As we spend time this week celebrating the hardworking people that bring farm-fresh food to your table, it’s important to recognize that farmers markets are just one place to buy and sell local produce. Many communities have thriving markets, where farmers have found loyal customers and rely on the setup for their income. However, there are neighborhoods where farmers markets are simply not a viable business model.

New Roots ImageFresh Stop Markets are a direct response to our segregated local food system. The model uses cooperative economics to make fresh, local produce affordable for everyone, because fresh food is not just a matter of health, it is a basic human right. New Roots serves as a consultant in the design of a Fresh Stop and each pop-up market is co-created by neighborhood leaders, community volunteers, and local farmers.

Community members purchase wholesale-priced shares of seasonal produce in advance so that farmers don’t face the same risk as they would with a poorly attended farmers’ market. In order to meet the needs of limited-resource families, shares are available on a sliding scale, with low-income shares being subsidized by high-income share prices.

The below interview with Fresh Stops farmers Adam and Rae Barr originally appeared in the New Roots Smoketown Neighborhood Fresh Stop Market newsletter. Visit the New Roots website for more information.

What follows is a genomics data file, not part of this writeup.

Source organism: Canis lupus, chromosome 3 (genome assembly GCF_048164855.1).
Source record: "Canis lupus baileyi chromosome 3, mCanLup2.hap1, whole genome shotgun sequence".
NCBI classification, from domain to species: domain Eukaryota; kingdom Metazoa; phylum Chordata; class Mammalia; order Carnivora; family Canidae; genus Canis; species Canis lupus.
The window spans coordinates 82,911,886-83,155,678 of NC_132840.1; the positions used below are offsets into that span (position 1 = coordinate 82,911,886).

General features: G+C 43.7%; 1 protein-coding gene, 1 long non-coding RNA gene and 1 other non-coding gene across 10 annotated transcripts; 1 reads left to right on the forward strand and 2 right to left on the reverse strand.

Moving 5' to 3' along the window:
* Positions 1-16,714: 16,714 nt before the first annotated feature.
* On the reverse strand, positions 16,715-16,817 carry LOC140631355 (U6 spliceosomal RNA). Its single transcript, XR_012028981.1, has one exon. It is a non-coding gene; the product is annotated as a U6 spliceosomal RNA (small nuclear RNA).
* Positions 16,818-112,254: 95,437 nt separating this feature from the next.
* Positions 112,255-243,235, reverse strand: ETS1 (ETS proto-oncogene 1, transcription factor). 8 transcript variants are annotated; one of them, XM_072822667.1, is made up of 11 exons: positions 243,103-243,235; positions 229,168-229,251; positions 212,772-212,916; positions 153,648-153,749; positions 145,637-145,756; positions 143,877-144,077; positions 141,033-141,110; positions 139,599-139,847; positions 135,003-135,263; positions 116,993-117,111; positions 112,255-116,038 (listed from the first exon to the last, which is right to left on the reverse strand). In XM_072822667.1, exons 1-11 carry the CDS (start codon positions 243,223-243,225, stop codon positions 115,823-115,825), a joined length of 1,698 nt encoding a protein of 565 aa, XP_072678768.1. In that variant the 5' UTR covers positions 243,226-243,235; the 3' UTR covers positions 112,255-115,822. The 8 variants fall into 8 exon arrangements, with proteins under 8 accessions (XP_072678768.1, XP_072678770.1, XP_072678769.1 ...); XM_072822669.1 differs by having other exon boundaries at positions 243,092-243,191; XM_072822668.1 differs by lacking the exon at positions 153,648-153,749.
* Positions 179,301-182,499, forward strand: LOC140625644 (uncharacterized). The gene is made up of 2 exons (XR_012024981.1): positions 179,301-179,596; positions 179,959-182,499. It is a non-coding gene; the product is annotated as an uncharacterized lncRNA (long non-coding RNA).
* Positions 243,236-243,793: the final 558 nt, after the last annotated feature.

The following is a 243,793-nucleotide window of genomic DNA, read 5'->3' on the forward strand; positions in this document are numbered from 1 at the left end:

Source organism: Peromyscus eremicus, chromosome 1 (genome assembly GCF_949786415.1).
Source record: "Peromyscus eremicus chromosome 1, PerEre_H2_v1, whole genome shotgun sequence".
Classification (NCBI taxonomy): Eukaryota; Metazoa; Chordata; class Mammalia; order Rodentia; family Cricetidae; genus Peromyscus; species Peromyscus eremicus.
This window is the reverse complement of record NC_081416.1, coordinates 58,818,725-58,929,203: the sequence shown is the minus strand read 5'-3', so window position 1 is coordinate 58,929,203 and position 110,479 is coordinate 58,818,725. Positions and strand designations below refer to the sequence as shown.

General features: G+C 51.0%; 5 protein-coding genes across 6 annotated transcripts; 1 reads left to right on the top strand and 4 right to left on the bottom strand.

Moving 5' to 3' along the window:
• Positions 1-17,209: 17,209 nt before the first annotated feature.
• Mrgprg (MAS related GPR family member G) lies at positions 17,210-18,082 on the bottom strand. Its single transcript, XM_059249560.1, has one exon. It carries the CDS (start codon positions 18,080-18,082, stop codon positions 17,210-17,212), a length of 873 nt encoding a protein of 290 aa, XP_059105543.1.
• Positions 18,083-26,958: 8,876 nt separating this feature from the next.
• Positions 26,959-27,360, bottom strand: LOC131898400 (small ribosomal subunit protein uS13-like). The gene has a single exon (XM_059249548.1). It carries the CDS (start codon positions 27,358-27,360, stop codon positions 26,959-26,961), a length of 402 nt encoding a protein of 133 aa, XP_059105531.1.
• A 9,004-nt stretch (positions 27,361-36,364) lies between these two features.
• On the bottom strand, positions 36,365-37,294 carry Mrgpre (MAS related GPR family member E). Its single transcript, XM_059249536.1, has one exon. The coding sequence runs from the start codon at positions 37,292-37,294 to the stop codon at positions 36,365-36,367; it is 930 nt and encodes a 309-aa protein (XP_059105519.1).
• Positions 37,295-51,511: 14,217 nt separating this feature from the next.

Adam and Rae Strobel Barr operate an organic farm on land that has been in Adam’s family since 1835. They are also busy raising two sons, 2-year-old Cedar and his newborn brother, Sylvan. Their farm in Rhodelia, Kentucky produces 40 different varieties of vegetables, as well as pasture-raised chickens and grass-fed cows.

WHY DO YOU FARM? It’s been the heritage in our family for seven generations. I think it’s a way to do environmental, social, climate (work) and all sorts of justice work in the world. The best way to do that is through agriculture because that is how humans interface with the environment.

WHAT IS YOUR FAVORITE THING TO GROW AND WHY? Ginger, because people love it and it extends the season. It’s kind of a specialty crop for us that we’ve been able to get a lot of enthusiasm for. It’s a good thing to eat. There’s nothing like it when it comes fresh out of the field.

WHAT IS SOMETHING ABOUT FARMING THAT MOST OF US DON’T KNOW? It’s way more complex than people think. On one day, you have to be a meteorologist, a soil scientist, a plant pathologist, a biologist, a dad, a mom, a marketer, and an accountant, all in one day. That’s just a normal day. It’s pretty all encompassing. You can’t really be a specialist in any one thing. You can be, but that’s a different type of farming than we do. And a mechanic (his wife said from the background). That one is obvious; you’re always fixing something.

WHAT DO YOU LIKE ABOUT BENG INVOLVED WITH THE FRESH STOP MARKETS AND WHY ARE PARTNERSHIPS LIKE THIS SO IMPORTANT? I think Fresh Stops are doing one of the most important pieces – helping people help themselves. And they do their justice work and connect people to farmers in a way that is a lot more based in a world of justice where there is fresh food for everyone. And that to me is something that has always been a part of our thinking and our mission with the farm. I can’t do that work at the farm without engaging with Fresh Stops.

Visit Adam and Rae at the Douglass Loop Farmers Market Saturdays, 10am-2pm, or the Phoenix Hill NuLu Farmers Market Tuesdays, 3-6pm. For more information about Barr Farms, please visit
Get to Know Your Farmer: Adam and Rae Barr